A couple of oddities. What's with the antenna trim? Why is it needed? Also the 1100mah AA NiMh (no, that's not a misprint) batteries. They were .70 VDC upon arrival and the radio wouldn't charge them. There are quite a few postings on Eton/Grundig Yahoo Groups from people who had the same experience. I charged them outside the radio the first time around and they've been fine ever since.

My main thing is MW DX'ing. This might seem like an unfair comparison but I put it up against my Kaito KA1103. The Kaito is a little more sensitive but the E10 is pretty damn close.

My rating would be lower if I'd paid full price, which is about $130.00. I don't think it's worth that. For another $20.00 the Eton E5/Grundig G5 are supposedly as good as the KA1103 (almost identical circuitry and both are built by Degen/Kaito) and have SSB reception (the E10 doesn't).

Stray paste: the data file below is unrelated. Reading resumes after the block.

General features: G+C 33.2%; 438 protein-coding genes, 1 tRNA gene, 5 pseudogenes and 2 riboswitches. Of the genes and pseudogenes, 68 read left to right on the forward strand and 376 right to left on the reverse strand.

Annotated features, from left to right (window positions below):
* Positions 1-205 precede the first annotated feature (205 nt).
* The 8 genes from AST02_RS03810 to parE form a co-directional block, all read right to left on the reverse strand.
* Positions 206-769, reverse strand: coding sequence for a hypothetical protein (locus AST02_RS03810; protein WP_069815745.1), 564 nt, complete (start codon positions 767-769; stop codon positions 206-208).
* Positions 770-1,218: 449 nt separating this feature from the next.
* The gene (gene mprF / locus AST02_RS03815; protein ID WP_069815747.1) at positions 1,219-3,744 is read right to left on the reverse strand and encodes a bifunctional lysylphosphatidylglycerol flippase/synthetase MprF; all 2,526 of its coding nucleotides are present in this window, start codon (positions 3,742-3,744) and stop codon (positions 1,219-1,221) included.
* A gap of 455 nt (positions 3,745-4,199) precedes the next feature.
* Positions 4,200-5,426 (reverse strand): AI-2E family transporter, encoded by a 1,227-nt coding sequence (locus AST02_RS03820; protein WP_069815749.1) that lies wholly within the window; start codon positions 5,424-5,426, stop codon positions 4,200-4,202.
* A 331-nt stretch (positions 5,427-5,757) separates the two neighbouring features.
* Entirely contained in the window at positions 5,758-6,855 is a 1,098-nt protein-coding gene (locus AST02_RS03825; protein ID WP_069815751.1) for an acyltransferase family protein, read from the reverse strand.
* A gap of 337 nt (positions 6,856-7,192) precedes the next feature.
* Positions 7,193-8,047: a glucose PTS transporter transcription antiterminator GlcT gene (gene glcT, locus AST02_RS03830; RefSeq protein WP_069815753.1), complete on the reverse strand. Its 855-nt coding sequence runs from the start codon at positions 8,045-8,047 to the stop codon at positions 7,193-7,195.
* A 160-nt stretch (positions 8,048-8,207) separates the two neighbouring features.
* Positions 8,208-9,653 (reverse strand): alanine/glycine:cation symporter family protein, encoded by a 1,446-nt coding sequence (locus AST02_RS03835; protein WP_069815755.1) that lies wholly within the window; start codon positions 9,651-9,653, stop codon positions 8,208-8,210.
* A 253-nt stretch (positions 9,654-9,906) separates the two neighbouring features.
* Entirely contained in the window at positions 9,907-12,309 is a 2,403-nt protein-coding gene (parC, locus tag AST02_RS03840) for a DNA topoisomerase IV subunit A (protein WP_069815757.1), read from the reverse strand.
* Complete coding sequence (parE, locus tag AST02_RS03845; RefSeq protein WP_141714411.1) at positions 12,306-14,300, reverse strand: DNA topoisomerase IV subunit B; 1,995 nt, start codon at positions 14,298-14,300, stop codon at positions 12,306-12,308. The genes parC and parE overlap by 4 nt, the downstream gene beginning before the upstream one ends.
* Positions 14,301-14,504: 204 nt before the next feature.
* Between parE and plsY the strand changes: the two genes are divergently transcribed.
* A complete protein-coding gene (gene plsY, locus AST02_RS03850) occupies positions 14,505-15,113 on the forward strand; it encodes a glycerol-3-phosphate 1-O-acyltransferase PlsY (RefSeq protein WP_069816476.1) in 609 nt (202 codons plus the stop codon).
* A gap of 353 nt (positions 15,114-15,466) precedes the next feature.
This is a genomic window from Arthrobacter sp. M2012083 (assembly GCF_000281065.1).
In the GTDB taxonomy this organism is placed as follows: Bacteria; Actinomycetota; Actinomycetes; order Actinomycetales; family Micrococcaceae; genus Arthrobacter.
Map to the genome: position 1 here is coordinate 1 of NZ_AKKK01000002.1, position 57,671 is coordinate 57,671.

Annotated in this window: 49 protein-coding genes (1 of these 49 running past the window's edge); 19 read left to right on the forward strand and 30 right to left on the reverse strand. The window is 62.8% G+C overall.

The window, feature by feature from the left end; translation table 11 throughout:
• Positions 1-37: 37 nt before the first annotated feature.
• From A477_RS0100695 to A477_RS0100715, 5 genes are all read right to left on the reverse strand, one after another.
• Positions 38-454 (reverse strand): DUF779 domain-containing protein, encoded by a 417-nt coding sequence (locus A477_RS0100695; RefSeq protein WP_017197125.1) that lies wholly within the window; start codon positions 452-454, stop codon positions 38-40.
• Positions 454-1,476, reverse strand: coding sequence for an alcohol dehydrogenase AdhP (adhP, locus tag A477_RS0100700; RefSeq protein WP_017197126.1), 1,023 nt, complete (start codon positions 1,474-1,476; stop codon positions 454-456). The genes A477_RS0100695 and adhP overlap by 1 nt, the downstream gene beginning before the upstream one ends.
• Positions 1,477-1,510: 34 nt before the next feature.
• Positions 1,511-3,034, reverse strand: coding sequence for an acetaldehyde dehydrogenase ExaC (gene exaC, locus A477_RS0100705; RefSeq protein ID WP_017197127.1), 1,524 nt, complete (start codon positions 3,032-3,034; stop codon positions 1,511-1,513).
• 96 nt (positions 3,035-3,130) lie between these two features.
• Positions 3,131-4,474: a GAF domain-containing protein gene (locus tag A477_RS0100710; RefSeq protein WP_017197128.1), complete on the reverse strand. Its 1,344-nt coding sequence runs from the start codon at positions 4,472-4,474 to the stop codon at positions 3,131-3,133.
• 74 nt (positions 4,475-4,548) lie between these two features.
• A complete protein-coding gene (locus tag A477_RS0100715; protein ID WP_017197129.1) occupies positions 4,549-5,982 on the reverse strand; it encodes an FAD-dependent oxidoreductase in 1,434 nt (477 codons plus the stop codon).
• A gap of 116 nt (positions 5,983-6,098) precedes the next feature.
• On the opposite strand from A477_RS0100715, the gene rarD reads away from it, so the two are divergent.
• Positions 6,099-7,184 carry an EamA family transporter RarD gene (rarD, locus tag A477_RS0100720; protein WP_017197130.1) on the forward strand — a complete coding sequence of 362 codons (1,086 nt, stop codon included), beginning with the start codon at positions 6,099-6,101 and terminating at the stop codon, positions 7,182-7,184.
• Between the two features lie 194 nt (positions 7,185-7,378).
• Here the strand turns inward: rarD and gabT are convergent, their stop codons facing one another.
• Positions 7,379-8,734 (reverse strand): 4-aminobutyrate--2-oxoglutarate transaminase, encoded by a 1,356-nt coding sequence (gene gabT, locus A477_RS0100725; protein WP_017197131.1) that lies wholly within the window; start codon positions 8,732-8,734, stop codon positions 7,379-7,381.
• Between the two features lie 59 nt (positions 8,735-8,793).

The E10 has exceeded my expectations. The build quality is excellent. I think it will replace the KA1103 as my travel radio.
 
M1MBZ Rating: 4/5 Oct 21, 2007 09:59 Send this review to a friend
Great for listening to am/sw broadcasts.  Time owned: 0 to 3 months
Got my hands on an Eton E10, first impressions are it's a nice looking radio, comes with the usual plastic fold out stand, has a nice large display.

The radio receiver is as sensitive as you'd expect a radio like this to be, tested using the AM broadcast band, found the receiver not to be noisy, was able to listen to distant AM stations during the day without straining, strong signals do cause distorted audio output, I live near a strong AM transmitter using 1548kHz and 1260kHz, at both frequencies I needed to reduce the antenna gain to local (as expected) to make the audio sound clear on these stations.